3. Eiji Yamamura & Yoshiro Tsutsui & Chisako Yamane & Shoko Yamane, 2014. "Effect of major disasters on geographical mobility intentions: the case of the Fukushima nuclear accident," ISER Discussion Paper 0903, Institute of Social and Economic Research, Osaka University.
    4. Goebel, Jan & Krekel, Christian & Tiefenbach, Tim & Ziebarth, Nicolas R., 2013. "Natural Disaster, Policy Action, and Mental Well-Being: The Case of Fukushima," IZA Discussion Papers 7691, Institute for the Study of Labor (IZA).

    More about this item

    Keywords

    Technological disaster; Natural disaster; Nuclear accidents; Risk; Fukushima accidents; Perception; Bayesian learning;

    JEL classification:

    • D84 - Microeconomics - - Information, Knowledge, and Uncertainty - - - Expectations; Speculations
    • J28 - Labor and Demographic Economics - - Demand and Supply of Labor - - - Safety; Job Satisfaction; Related Public Policy
    • D83 - Microeconomics - - Information, Knowledge, and Uncertainty - - - Search; Learning; Information and Knowledge; Communication; Belief; Unawareness
    • Q54 - Agricultural and Natural Resource Economics; Environmental and Ecological Economics - - Environmental Economics - - - Climate; Natural Disasters and their Management; Global Warming

    NEP fields

    This paper has been announced in the following NEP Reports:

    Statistics

    Access and download statistics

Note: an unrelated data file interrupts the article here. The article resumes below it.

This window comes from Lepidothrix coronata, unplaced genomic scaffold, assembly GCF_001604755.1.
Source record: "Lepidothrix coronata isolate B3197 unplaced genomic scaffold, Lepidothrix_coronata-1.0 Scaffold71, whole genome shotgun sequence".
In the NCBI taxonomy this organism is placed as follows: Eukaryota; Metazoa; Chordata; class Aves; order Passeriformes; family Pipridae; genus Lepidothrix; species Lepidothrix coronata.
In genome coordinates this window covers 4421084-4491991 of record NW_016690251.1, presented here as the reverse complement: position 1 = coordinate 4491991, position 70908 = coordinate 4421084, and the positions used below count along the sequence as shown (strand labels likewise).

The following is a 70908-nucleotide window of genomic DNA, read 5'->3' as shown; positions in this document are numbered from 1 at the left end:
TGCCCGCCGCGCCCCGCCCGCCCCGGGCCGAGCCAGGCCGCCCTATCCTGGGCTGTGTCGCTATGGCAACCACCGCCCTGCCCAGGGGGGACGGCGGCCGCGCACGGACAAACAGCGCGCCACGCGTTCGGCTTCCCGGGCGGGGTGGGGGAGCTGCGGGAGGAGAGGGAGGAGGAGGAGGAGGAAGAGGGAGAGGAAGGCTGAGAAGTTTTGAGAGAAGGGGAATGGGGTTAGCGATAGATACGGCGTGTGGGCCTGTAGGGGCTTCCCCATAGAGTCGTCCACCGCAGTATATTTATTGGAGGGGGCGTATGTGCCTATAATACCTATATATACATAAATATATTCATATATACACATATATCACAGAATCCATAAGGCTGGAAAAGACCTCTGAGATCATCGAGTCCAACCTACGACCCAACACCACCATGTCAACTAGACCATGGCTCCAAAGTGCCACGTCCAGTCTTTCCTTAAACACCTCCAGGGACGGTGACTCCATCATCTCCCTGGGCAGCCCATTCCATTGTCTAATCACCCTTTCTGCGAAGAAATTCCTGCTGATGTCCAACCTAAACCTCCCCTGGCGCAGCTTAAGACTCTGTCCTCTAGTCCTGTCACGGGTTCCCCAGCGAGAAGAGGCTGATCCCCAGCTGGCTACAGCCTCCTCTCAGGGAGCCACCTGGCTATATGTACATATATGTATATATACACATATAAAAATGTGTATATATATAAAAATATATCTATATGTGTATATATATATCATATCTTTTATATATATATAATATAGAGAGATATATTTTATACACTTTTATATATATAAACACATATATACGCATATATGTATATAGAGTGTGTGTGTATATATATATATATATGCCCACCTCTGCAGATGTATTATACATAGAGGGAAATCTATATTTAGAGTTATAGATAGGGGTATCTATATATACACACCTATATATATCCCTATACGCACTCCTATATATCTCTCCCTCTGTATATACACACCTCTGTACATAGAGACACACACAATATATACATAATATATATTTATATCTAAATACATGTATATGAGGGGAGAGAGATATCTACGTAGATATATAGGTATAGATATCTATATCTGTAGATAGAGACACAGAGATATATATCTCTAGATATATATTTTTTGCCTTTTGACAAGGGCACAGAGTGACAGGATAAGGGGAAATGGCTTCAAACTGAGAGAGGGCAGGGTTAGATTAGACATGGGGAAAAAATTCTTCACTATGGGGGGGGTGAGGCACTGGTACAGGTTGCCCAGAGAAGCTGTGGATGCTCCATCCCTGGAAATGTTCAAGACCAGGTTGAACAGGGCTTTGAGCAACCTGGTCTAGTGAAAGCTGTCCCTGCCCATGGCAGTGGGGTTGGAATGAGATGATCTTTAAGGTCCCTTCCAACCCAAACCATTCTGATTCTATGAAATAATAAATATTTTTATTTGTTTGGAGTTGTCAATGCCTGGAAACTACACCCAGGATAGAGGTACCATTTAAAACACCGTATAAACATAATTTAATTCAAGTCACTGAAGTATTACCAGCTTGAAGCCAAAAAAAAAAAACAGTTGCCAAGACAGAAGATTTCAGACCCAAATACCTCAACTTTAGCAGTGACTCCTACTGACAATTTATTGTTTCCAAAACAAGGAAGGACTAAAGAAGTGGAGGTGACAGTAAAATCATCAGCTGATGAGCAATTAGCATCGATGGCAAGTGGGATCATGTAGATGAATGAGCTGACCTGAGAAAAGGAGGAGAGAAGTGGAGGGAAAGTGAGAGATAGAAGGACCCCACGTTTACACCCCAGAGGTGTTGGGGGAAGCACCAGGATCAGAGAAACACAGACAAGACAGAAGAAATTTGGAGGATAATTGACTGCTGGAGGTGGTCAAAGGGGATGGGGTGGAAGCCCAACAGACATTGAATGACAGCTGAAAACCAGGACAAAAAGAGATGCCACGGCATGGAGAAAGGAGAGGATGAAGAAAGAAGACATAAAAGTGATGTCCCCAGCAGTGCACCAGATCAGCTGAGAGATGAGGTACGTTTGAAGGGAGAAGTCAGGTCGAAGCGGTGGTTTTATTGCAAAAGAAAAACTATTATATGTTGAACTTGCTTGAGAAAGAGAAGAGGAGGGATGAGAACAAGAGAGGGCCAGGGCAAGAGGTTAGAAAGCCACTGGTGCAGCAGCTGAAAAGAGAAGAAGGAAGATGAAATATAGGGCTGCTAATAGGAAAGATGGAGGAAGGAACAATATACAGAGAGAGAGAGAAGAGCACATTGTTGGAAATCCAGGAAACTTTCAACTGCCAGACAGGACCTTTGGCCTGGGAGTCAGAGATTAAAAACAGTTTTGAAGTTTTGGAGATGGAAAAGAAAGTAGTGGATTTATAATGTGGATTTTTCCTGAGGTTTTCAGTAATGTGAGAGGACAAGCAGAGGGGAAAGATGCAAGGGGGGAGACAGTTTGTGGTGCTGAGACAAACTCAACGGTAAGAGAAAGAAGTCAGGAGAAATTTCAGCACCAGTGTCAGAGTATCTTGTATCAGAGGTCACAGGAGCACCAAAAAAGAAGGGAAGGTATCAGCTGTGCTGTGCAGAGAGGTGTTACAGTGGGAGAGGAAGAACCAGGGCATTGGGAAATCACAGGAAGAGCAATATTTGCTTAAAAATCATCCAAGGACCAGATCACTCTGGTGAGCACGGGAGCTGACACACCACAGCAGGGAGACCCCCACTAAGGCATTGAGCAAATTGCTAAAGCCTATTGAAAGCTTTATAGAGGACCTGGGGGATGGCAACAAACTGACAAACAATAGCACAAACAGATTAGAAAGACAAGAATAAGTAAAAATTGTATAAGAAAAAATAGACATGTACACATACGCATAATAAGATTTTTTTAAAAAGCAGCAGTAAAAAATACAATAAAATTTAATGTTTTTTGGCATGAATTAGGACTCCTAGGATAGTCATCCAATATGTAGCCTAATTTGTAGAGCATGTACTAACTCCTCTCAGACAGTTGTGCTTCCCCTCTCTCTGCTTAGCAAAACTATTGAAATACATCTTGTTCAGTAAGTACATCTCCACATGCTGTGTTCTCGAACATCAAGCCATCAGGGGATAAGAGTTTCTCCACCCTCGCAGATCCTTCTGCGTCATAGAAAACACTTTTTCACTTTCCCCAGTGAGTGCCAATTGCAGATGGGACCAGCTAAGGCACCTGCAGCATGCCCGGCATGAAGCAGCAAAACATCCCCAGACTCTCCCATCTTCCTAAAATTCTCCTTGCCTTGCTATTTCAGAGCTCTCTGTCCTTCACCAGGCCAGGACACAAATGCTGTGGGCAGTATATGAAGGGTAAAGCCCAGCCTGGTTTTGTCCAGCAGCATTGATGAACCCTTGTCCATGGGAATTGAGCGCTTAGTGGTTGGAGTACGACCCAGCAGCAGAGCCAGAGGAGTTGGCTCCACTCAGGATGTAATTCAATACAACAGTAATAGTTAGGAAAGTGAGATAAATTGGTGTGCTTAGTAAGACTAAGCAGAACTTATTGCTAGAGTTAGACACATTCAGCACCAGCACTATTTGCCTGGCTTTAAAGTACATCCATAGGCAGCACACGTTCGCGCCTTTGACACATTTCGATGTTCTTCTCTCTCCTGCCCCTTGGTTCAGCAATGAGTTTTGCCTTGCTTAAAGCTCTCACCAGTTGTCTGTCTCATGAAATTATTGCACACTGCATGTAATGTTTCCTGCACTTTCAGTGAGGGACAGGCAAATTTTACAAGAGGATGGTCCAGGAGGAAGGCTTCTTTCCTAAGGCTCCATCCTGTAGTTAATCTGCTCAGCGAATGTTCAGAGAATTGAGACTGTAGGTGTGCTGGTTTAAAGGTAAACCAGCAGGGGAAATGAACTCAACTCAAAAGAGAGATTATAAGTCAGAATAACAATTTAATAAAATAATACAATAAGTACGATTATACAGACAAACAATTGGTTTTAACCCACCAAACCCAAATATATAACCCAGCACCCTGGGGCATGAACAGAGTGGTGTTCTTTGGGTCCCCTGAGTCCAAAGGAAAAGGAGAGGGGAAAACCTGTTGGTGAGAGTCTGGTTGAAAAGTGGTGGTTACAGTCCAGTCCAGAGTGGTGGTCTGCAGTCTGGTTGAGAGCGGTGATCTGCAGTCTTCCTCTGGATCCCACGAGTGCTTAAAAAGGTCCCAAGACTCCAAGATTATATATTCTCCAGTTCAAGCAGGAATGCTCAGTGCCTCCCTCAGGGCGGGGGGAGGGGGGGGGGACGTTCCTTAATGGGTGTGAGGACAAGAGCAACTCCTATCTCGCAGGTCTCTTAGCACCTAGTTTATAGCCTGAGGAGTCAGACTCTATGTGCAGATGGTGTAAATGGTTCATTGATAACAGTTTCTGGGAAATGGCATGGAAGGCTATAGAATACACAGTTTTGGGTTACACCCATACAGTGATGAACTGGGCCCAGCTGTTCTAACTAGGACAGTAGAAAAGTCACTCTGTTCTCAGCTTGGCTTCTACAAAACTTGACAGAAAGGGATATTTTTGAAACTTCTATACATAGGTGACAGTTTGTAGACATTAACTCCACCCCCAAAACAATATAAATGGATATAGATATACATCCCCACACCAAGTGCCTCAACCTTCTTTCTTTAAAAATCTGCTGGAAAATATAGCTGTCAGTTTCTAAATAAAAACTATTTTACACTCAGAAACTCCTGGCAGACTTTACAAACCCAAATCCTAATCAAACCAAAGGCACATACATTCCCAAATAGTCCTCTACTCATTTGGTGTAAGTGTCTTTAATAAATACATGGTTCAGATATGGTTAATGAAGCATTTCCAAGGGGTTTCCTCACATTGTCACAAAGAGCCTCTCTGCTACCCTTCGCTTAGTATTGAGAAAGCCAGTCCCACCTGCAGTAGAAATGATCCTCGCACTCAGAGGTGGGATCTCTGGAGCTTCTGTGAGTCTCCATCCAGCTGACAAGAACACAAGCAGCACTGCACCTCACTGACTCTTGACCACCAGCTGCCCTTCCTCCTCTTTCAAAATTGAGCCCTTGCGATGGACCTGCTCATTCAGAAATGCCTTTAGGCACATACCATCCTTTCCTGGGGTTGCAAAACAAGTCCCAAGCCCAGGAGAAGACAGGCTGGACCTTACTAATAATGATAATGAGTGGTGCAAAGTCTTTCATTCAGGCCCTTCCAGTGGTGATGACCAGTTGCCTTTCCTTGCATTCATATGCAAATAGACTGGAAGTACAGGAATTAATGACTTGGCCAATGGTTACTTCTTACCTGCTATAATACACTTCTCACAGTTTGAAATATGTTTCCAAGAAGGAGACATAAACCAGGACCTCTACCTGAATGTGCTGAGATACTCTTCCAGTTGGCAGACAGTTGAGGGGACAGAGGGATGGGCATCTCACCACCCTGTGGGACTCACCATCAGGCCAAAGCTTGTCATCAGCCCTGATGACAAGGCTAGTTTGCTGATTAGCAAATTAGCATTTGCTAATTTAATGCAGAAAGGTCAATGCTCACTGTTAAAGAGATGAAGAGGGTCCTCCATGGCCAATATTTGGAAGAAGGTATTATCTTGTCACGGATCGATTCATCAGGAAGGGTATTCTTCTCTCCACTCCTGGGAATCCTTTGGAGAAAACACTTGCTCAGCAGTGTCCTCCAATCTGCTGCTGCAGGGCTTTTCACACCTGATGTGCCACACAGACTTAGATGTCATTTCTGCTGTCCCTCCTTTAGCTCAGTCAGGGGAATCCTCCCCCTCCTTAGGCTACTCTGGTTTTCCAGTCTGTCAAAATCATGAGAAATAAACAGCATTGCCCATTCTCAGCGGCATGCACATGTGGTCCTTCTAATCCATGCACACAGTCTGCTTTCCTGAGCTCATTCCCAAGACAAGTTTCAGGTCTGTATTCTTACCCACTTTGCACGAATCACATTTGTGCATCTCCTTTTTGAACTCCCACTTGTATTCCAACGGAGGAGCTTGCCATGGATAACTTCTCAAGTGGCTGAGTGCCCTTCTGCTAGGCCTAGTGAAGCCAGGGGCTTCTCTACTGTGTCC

Corrections

    All material on this site has been provided by the respective publishers and authors. You can help correct errors and omissions. When requesting a correction, please mention this item's handle: RePEc:pra:mprapa:31330. See general information about how to correct material in RePEc.

    For technical questions regarding this item, or to correct its authors, title, abstract, bibliographic or download information, contact: (Joachim Winter). General contact details of provider: http://edirc.repec.org/data/vfmunde.html .

    If you have authored this item and are not yet registered with RePEc, we encourage you to do it here. This allows to link your profile to this item. It also allows you to accept potential citations to this item that we are uncertain about.

    If CitEc recognized a reference but did not link an item in RePEc to it, you can help with this form .

    If you know of missing items citing this one, you can help us creating those links by adding the relevant references in the same way as above, for each refering item. If you are a registered author of this item, you may also want to check the "citations" tab in your RePEc Author Service profile, as there may be some citations waiting for confirmation.

    Please note that corrections may take a couple of weeks to filter through the various RePEc services.

    IDEAS is a RePEc service hosted by the Research Division of the Federal Reserve Bank of St. Louis . RePEc uses bibliographic data supplied by the respective publishers.